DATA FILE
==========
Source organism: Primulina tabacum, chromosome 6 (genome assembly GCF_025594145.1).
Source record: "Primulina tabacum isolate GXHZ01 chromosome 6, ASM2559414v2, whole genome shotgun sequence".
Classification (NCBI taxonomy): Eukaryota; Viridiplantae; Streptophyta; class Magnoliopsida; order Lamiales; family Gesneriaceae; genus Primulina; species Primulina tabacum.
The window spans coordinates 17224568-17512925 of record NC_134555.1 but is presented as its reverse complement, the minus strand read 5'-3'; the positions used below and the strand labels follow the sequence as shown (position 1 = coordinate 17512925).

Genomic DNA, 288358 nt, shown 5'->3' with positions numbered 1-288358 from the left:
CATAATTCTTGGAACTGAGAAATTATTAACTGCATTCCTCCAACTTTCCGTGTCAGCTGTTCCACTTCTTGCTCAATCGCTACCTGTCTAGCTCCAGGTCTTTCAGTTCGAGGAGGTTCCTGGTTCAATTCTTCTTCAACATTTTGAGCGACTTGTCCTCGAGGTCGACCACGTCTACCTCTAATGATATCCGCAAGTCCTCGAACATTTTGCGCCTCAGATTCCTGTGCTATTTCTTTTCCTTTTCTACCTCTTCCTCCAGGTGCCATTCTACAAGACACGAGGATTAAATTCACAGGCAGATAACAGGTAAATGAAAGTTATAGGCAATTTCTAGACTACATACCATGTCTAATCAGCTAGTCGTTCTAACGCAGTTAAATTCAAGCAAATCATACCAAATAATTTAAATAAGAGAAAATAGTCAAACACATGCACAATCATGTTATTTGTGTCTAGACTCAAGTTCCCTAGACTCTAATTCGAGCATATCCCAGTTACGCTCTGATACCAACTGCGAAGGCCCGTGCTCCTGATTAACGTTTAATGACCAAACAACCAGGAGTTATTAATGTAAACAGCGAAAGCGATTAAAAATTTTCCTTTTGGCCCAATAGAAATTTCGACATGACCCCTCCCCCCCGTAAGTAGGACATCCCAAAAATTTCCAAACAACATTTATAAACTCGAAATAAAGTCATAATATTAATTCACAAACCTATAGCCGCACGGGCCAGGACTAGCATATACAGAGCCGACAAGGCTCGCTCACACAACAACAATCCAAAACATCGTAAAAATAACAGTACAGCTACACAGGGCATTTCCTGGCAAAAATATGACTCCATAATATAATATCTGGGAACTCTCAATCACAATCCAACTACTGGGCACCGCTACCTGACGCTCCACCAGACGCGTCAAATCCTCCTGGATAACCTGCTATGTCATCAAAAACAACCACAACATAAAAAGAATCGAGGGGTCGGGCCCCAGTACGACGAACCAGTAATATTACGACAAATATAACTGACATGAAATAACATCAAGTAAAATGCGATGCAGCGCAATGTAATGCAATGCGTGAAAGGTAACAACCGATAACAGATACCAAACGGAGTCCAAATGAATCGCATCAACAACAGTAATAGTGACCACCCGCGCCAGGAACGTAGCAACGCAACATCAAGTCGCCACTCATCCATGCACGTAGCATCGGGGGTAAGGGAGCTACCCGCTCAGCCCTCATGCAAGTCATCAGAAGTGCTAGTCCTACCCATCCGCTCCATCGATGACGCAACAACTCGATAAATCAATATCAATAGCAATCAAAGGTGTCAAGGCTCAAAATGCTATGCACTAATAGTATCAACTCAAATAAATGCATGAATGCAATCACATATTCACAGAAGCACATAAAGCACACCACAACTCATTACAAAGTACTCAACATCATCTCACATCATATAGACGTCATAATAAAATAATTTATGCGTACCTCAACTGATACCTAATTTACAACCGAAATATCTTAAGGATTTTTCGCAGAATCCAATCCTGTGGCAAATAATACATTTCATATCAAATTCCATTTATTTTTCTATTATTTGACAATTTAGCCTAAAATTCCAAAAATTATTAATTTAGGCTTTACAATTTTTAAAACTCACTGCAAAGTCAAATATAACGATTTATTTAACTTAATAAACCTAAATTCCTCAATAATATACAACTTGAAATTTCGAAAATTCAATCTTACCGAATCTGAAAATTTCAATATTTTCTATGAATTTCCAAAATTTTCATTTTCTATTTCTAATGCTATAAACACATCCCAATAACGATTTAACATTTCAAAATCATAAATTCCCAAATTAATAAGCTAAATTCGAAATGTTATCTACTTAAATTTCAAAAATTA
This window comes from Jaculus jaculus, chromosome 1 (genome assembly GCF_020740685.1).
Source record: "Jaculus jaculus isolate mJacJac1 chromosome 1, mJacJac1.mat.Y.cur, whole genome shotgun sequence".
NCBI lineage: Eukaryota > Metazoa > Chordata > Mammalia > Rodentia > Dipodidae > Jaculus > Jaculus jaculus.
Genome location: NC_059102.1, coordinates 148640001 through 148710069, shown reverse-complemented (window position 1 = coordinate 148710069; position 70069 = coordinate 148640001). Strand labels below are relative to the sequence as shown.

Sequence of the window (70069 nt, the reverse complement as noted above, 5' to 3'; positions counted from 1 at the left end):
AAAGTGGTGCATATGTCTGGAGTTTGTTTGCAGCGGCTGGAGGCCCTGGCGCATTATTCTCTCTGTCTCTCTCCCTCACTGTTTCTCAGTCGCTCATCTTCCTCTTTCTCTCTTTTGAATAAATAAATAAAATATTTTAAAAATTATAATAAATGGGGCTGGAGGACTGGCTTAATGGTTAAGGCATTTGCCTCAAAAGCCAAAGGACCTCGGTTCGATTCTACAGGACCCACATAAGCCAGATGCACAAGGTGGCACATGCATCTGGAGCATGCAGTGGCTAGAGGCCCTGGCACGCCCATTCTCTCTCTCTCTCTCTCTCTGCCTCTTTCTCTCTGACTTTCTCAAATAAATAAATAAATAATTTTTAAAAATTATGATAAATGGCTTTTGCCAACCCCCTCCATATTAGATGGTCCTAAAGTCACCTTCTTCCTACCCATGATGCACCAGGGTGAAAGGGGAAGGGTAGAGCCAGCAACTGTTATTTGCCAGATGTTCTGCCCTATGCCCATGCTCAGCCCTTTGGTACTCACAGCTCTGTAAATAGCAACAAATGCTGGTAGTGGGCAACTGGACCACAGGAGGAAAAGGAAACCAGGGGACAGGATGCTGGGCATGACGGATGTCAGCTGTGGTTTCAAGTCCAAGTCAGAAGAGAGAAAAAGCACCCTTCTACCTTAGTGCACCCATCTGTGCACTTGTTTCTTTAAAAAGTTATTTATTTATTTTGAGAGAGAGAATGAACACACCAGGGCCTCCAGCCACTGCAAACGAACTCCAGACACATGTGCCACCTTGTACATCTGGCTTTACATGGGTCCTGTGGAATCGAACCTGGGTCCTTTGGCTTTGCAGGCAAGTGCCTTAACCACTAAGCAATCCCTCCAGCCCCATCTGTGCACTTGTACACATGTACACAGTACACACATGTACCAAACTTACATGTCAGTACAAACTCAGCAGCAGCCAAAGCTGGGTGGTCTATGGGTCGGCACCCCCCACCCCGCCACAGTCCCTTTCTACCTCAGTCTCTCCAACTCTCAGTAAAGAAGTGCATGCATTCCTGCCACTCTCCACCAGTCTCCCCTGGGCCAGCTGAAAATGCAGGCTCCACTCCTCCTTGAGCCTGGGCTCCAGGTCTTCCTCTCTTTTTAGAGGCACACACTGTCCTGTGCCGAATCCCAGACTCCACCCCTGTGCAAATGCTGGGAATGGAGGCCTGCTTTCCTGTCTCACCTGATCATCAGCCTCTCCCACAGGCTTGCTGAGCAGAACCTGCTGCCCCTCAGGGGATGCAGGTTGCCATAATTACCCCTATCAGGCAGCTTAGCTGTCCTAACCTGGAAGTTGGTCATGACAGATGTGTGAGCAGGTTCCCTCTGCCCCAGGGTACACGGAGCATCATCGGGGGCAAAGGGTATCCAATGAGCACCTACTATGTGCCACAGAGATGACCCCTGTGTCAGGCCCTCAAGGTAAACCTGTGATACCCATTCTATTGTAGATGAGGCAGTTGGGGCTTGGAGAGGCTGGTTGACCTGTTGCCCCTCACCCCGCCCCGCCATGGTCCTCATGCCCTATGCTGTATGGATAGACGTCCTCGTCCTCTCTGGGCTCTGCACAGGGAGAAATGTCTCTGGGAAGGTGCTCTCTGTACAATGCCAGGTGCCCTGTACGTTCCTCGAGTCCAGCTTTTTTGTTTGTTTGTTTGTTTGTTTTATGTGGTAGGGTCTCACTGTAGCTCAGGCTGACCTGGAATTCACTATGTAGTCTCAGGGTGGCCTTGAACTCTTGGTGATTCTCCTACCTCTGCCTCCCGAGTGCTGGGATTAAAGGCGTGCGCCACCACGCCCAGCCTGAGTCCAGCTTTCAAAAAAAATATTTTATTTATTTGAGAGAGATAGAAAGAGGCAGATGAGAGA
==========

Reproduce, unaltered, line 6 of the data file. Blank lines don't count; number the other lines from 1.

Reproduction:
CATAATTCTTGGAACTGAGAAATTATTAACTGCATTCCTCCAACTTTCCGTGTCAGCTGTTCCACTTCTTGCTCAATCGCTACCTGTCTAGCTCCAGGTCTTTCAGTTCGAGGAGGTTCCTGGTTCAATTCTTCTTCAACATTTTGAGCGACTTGTCCTCGAGGTCGACCACGTCTACCTCTAATGATATCCGCAAGTCCTCGAACATTTTGCGCCTCAGATTCCTGTGCTATTTCTTTTCCTTTTCTACCTCTTCCTCCAGGTGCCATTCTACAAGACACGAGGATTAAATTCACAGGCAGATAACAGGTAAATGAAAGTTATAGGCAATTTCTAGACTACATACCATGTCTAATCAGCTAGTCGTTCTAACGCAGTTAAATTCAAGCAAATCATACCAAATAATTTAAATAAGAGAAAATAGTCAAACACATGCACAATCATGTTATTTGTGTCTAGACTCAAGTTCCCTAGACTCTAATTCGAGCATATCCCAGTTACGCTCTGATACCAACTGCGAAGGCCCGTGCTCCTGATTAACGTTTAATGACCAAACAACCAGGAGTTATTAATGTAAACAGCGAAAGCGATTAAAAATTTTCCTTTTGGCCCAATAGAAATTTCGACATGACCCCTCCCCCCCGTAAGTAGGACATCCCAAAAATTTCCAAACAACATTTATAAACTCGAAATAAAGTCATAATATTAATTCACAAACCTATAGCCGCACGGGCCAGGACTAGCATATACAGAGCCGACAAGGCTCGCTCACACAACAACAATCCAAAACATCGTAAAAATAACAGTACAGCTACACAGGGCATTTCCTGGCAAAAATATGACTCCATAATATAATATCTGGGAACTCTCAATCACAATCCAACTACTGGGCACCGCTACCTGACGCTCCACCAGACGCGTCAAATCCTCCTGGATAACCTGCTATGTCATCAAAAACAACCACAACATAAAAAGAATCGAGGGGTCGGGCCCCAGTACGACGAACCAGTAATATTACGACAAATATAACTGACATGAAATAACATCAAGTAAAATGCGATGCAGCGCAATGTAATGCAATGCGTGAAAGGTAACAACCGATAACAGATACCAAACGGAGTCCAAATGAATCGCATCAACAACAGTAATAGTGACCACCCGCGCCAGGAACGTAGCAACGCAACATCAAGTCGCCACTCATCCATGCACGTAGCATCGGGGGTAAGGGAGCTACCCGCTCAGCCCTCATGCAAGTCATCAGAAGTGCTAGTCCTACCCATCCGCTCCATCGATGACGCAACAACTCGATAAATCAATATCAATAGCAATCAAAGGTGTCAAGGCTCAAAATGCTATGCACTAATAGTATCAACTCAAATAAATGCATGAATGCAATCACATATTCACAGAAGCACATAAAGCACACCACAACTCATTACAAAGTACTCAACATCATCTCACATCATATAGACGTCATAATAAAATAATTTATGCGTACCTCAACTGATACCTAATTTACAACCGAAATATCTTAAGGATTTTTCGCAGAATCCAATCCTGTGGCAAATAATACATTTCATATCAAATTCCATTTATTTTTCTATTATTTGACAATTTAGCCTAAAATTCCAAAAATTATTAATTTAGGCTTTACAATTTTTAAAACTCACTGCAAAGTCAAATATAACGATTTATTTAACTTAATAAACCTAAATTCCTCAATAATATACAACTTGAAATTTCGAAAATTCAATCTTACCGAATCTGAAAATTTCAATATTTTCTATGAATTTCCAAAATTTTCATTTTCTATTTCTAATGCTATAAACACATCCCAATAACGATTTAACATTTCAAAATCATAAATTCCCAAATTAATAAGCTAAATTCGAAATGTTATCTACTTAAATTTCAAAAATTA